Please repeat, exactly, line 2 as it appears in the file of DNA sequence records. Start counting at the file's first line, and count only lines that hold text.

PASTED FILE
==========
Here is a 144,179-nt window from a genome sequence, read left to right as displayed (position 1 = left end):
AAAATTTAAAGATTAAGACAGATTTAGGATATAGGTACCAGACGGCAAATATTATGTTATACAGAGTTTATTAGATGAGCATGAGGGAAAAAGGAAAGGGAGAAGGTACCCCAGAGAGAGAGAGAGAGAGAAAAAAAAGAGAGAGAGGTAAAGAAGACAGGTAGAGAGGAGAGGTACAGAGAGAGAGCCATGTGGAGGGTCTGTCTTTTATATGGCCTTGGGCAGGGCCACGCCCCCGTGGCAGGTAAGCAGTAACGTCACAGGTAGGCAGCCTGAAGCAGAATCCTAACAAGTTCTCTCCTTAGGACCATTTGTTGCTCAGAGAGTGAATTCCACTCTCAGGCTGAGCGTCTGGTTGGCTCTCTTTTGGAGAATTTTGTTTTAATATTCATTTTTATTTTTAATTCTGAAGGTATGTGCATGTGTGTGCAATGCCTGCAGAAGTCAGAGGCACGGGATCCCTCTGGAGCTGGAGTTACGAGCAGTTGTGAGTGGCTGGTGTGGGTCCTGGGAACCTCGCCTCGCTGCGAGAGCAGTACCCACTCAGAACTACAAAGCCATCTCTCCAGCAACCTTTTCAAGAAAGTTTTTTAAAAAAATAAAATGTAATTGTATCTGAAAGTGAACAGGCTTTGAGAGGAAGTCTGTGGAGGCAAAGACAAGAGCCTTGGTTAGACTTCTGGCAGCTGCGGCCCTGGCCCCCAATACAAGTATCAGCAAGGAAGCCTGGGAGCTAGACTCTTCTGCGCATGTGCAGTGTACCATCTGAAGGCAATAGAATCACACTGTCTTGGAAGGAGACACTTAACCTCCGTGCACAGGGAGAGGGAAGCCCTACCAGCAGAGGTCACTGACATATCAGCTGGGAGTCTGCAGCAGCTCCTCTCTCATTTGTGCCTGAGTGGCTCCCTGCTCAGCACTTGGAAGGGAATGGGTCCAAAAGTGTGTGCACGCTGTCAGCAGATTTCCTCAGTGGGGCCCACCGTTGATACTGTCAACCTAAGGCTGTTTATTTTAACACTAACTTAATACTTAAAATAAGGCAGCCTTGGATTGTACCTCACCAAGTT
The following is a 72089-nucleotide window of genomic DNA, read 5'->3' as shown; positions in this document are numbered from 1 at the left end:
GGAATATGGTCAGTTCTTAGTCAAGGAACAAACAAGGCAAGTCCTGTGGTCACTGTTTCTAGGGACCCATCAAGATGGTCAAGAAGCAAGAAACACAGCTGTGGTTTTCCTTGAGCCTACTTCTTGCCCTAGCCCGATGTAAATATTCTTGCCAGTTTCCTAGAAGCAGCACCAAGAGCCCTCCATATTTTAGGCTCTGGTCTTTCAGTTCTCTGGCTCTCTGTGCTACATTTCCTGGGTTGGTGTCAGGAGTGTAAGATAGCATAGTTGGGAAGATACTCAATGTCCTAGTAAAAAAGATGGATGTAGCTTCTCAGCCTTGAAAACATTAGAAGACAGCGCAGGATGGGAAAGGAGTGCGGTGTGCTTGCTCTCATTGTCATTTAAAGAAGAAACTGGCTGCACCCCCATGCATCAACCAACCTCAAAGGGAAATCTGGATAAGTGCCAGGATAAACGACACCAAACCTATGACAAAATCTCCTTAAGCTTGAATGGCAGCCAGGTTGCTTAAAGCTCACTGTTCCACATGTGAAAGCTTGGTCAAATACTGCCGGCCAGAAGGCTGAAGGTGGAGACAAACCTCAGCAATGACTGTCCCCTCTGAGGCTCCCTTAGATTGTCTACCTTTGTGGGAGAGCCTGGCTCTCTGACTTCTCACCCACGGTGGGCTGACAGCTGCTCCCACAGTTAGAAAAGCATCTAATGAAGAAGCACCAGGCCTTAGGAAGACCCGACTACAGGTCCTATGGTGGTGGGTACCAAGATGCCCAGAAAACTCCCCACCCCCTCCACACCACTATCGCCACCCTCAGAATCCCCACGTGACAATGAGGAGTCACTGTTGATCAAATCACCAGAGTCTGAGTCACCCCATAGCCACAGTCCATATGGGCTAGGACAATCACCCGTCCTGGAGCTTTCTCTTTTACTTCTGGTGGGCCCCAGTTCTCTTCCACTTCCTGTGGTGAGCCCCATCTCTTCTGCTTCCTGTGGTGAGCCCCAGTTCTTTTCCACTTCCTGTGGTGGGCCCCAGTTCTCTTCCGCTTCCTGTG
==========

AAAATTTAAAGATTAAGACAGATTTAGGATATAGGTACCAGACGGCAAATATTATGTTATACAGAGTTTATTAGATGAGCATGAGGGAAAAAGGAAAGGGAGAAGGTACCCCAGAGAGAGAGAGAGAGAGAAAAAAAAGAGAGAGAGGTAAAGAAGACAGGTAGAGAGGAGAGGTACAGAGAGAGAGCCATGTGGAGGGTCTGTCTTTTATATGGCCTTGGGCAGGGCCACGCCCCCGTGGCAGGTAAGCAGTAACGTCACAGGTAGGCAGCCTGAAGCAGAATCCTAACAAGTTCTCTCCTTAGGACCATTTGTTGCTCAGAGAGTGAATTCCACTCTCAGGCTGAGCGTCTGGTTGGCTCTCTTTTGGAGAATTTTGTTTTAATATTCATTTTTATTTTTAATTCTGAAGGTATGTGCATGTGTGTGCAATGCCTGCAGAAGTCAGAGGCACGGGATCCCTCTGGAGCTGGAGTTACGAGCAGTTGTGAGTGGCTGGTGTGGGTCCTGGGAACCTCGCCTCGCTGCGAGAGCAGTACCCACTCAGAACTACAAAGCCATCTCTCCAGCAACCTTTTCAAGAAAGTTTTTTAAAAAAATAAAATGTAATTGTATCTGAAAGTGAACAGGCTTTGAGAGGAAGTCTGTGGAGGCAAAGACAAGAGCCTTGGTTAGACTTCTGGCAGCTGCGGCCCTGGCCCCCAATACAAGTATCAGCAAGGAAGCCTGGGAGCTAGACTCTTCTGCGCATGTGCAGTGTACCATCTGAAGGCAATAGAATCACACTGTCTTGGAAGGAGACACTTAACCTCCGTGCACAGGGAGAGGGAAGCCCTACCAGCAGAGGTCACTGACATATCAGCTGGGAGTCTGCAGCAGCTCCTCTCTCATTTGTGCCTGAGTGGCTCCCTGCTCAGCACTTGGAAGGGAATGGGTCCAAAAGTGTGTGCACGCTGTCAGCAGATTTCCTCAGTGGGGCCCACCGTTGATACTGTCAACCTAAGGCTGTTTATTTTAACACTAACTTAATACTTAAAATAAGGCAGCCTTGGATTGTACCTCACCAAGTT